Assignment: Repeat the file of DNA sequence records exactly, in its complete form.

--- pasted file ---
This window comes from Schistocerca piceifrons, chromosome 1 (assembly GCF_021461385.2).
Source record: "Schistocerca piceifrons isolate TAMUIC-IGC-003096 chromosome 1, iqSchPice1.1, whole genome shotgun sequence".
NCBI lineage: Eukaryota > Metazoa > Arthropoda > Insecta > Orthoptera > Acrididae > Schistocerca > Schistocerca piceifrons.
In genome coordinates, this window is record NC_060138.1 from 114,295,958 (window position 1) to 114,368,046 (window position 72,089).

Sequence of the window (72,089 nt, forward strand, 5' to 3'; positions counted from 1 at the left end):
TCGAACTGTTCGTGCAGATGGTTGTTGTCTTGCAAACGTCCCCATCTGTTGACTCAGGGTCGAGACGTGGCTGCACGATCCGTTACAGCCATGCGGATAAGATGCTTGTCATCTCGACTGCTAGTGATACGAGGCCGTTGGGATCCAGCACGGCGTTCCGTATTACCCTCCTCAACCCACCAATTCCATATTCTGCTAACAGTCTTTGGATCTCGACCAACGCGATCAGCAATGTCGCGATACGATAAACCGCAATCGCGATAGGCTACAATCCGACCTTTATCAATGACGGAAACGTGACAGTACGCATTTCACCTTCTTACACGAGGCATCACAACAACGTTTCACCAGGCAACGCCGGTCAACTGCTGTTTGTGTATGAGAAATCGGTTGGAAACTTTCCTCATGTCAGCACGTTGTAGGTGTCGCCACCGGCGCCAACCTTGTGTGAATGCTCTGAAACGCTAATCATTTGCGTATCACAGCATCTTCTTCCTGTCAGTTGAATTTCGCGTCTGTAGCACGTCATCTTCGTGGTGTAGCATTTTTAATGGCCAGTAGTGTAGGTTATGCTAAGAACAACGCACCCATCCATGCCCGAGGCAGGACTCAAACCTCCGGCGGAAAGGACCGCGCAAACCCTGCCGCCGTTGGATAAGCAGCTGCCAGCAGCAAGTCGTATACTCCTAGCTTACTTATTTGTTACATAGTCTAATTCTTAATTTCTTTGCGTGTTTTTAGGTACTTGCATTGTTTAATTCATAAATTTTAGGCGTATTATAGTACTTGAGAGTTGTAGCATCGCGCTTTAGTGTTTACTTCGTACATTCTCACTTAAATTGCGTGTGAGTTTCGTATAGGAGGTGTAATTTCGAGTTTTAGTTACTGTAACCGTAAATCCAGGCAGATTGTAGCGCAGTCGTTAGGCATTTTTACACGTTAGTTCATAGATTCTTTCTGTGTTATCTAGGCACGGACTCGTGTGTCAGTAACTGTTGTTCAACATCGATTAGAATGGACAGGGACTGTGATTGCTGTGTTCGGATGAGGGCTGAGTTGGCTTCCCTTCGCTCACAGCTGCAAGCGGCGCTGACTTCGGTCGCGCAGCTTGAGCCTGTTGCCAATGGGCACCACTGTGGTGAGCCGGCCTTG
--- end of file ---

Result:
This window comes from Schistocerca piceifrons, chromosome 1 (assembly GCF_021461385.2).
Source record: "Schistocerca piceifrons isolate TAMUIC-IGC-003096 chromosome 1, iqSchPice1.1, whole genome shotgun sequence".
NCBI lineage: Eukaryota > Metazoa > Arthropoda > Insecta > Orthoptera > Acrididae > Schistocerca > Schistocerca piceifrons.
In genome coordinates, this window is record NC_060138.1 from 114,295,958 (window position 1) to 114,368,046 (window position 72,089).

Sequence of the window (72,089 nt, forward strand, 5' to 3'; positions counted from 1 at the left end):
TCGAACTGTTCGTGCAGATGGTTGTTGTCTTGCAAACGTCCCCATCTGTTGACTCAGGGTCGAGACGTGGCTGCACGATCCGTTACAGCCATGCGGATAAGATGCTTGTCATCTCGACTGCTAGTGATACGAGGCCGTTGGGATCCAGCACGGCGTTCCGTATTACCCTCCTCAACCCACCAATTCCATATTCTGCTAACAGTCTTTGGATCTCGACCAACGCGATCAGCAATGTCGCGATACGATAAACCGCAATCGCGATAGGCTACAATCCGACCTTTATCAATGACGGAAACGTGACAGTACGCATTTCACCTTCTTACACGAGGCATCACAACAACGTTTCACCAGGCAACGCCGGTCAACTGCTGTTTGTGTATGAGAAATCGGTTGGAAACTTTCCTCATGTCAGCACGTTGTAGGTGTCGCCACCGGCGCCAACCTTGTGTGAATGCTCTGAAACGCTAATCATTTGCGTATCACAGCATCTTCTTCCTGTCAGTTGAATTTCGCGTCTGTAGCACGTCATCTTCGTGGTGTAGCATTTTTAATGGCCAGTAGTGTAGGTTATGCTAAGAACAACGCACCCATCCATGCCCGAGGCAGGACTCAAACCTCCGGCGGAAAGGACCGCGCAAACCCTGCCGCCGTTGGATAAGCAGCTGCCAGCAGCAAGTCGTATACTCCTAGCTTACTTATTTGTTACATAGTCTAATTCTTAATTTCTTTGCGTGTTTTTAGGTACTTGCATTGTTTAATTCATAAATTTTAGGCGTATTATAGTACTTGAGAGTTGTAGCATCGCGCTTTAGTGTTTACTTCGTACATTCTCACTTAAATTGCGTGTGAGTTTCGTATAGGAGGTGTAATTTCGAGTTTTAGTTACTGTAACCGTAAATCCAGGCAGATTGTAGCGCAGTCGTTAGGCATTTTTACACGTTAGTTCATAGATTCTTTCTGTGTTATCTAGGCACGGACTCGTGTGTCAGTAACTGTTGTTCAACATCGATTAGAATGGACAGGGACTGTGATTGCTGTGTTCGGATGAGGGCTGAGTTGGCTTCCCTTCGCTCACAGCTGCAAGCGGCGCTGACTTCGGTCGCGCAGCTTGAGCCTGTTGCCAATGGGCACCACTGTGGTGAGCCGGCCTTG